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Title page for ETD etd-04042011-144148


Type of Document Master's Thesis
Author Crowder, Spencer William
Author's Email Address spencer.w.crowder@vanderbilt.edu
URN etd-04042011-144148
Title Modular Design of Stent Polymers Regulates Human Coronary Artery Cell Type-Specific Oxidative Response and Phenotype
Degree Master of Science
Department Biomedical Engineering
Advisory Committee
Advisor Name Title
Craig L. Duvall Committee Member
Hak-Joon Sung Committee Member
Keywords
  • coronary stent
  • Copolymerization
  • biomaterials
  • oxidative stress
Date of Defense 2011-05-13
Availability unrestricted
Abstract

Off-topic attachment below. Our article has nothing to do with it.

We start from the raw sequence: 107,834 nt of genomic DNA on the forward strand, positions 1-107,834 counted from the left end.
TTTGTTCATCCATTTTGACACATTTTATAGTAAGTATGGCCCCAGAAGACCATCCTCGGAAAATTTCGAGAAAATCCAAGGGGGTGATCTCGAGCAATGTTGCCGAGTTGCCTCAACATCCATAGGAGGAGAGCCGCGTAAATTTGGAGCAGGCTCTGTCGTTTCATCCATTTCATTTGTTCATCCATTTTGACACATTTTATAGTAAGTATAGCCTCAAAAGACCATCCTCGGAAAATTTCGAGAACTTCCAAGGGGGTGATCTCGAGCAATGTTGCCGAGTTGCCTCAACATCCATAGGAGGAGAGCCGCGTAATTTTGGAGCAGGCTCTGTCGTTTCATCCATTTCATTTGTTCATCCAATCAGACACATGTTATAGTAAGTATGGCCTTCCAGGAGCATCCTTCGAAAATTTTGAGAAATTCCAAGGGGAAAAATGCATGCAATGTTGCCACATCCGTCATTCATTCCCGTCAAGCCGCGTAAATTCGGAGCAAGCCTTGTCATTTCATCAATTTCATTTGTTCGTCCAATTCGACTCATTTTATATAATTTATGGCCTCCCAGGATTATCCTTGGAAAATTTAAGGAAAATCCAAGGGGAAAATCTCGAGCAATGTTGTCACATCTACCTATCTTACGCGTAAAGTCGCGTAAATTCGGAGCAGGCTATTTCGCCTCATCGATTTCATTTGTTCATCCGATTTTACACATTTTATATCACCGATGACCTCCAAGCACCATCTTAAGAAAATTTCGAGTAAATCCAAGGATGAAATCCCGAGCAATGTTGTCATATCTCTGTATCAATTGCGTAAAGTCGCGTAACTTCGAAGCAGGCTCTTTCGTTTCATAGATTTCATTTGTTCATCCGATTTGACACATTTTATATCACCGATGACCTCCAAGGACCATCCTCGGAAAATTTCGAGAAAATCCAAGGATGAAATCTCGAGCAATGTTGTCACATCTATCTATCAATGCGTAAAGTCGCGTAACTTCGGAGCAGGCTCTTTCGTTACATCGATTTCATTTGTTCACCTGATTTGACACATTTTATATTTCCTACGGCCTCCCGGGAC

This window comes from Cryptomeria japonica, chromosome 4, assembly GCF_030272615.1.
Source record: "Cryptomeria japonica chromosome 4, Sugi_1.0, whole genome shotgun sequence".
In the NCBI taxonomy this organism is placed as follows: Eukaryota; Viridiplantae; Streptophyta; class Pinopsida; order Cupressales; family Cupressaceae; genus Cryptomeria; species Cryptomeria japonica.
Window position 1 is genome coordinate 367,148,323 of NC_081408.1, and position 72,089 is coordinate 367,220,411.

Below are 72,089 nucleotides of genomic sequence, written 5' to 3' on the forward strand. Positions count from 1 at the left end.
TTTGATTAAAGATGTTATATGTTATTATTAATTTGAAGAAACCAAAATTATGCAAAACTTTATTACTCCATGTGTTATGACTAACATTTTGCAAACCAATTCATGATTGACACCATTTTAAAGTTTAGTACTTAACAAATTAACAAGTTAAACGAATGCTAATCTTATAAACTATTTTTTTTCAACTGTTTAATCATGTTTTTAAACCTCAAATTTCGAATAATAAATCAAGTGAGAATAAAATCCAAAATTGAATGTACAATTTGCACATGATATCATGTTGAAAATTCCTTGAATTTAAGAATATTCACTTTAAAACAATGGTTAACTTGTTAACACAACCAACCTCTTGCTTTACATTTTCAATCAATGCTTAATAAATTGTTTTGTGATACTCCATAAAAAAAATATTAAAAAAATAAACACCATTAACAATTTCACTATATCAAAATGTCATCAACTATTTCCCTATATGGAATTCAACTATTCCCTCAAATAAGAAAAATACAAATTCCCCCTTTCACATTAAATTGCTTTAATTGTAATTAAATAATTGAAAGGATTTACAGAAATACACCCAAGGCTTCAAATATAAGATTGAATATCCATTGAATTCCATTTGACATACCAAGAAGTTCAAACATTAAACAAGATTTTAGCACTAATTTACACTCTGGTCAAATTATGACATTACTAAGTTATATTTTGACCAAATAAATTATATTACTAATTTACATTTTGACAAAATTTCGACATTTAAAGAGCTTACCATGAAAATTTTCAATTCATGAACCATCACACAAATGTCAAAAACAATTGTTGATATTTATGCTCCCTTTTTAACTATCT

Polymer properties can be altered by copolymerizing subunits with specific physicochemical characteristics. Vascular stent materials require biocompatibility, mechanical strength, and prevention of restenosis. Here we copolymerized poly(ε-caprolactone) (PCL), poly(ethylene glycol) (PEG), and carboxyl-PCL (cPCL) at varying molar ratios and characterized the resulting effects on physicochemical and mechanical properties. We then evaluated these polymers for their applicability as coronary stent materials using two primary human coronary artery cell types: smooth muscle cells (HCASMCs) and endothelial cells (HCAECs). Changes of their proliferation and phenotype were dependent upon intracellular reactive oxygen species (ROS) levels, and 4%PEG-96%PCL was identified as the most appropriate material for this application. On this substrate, HCASMCs maintained a contractile phenotype identified by arrested proliferation, moderate oxidative activity, up-regulated expression of smooth muscle myosin heavy chain (smMHC), and healthy spindle morphology. HCAECs on 4%PEG-96%PCL maintained a physiologically-relevant proliferation rate and a balanced redox state. Other test substrates promoted a pathological, synthetic phenotype in HCASMCs and/or hyperproliferation in HCAECs. The cellular responses related to the phenotypic change were modulated by Young’s modulus and surface charge of test substrates, indicating a structure-function relationship that can be exploited for intricate control over vascular cell functions.
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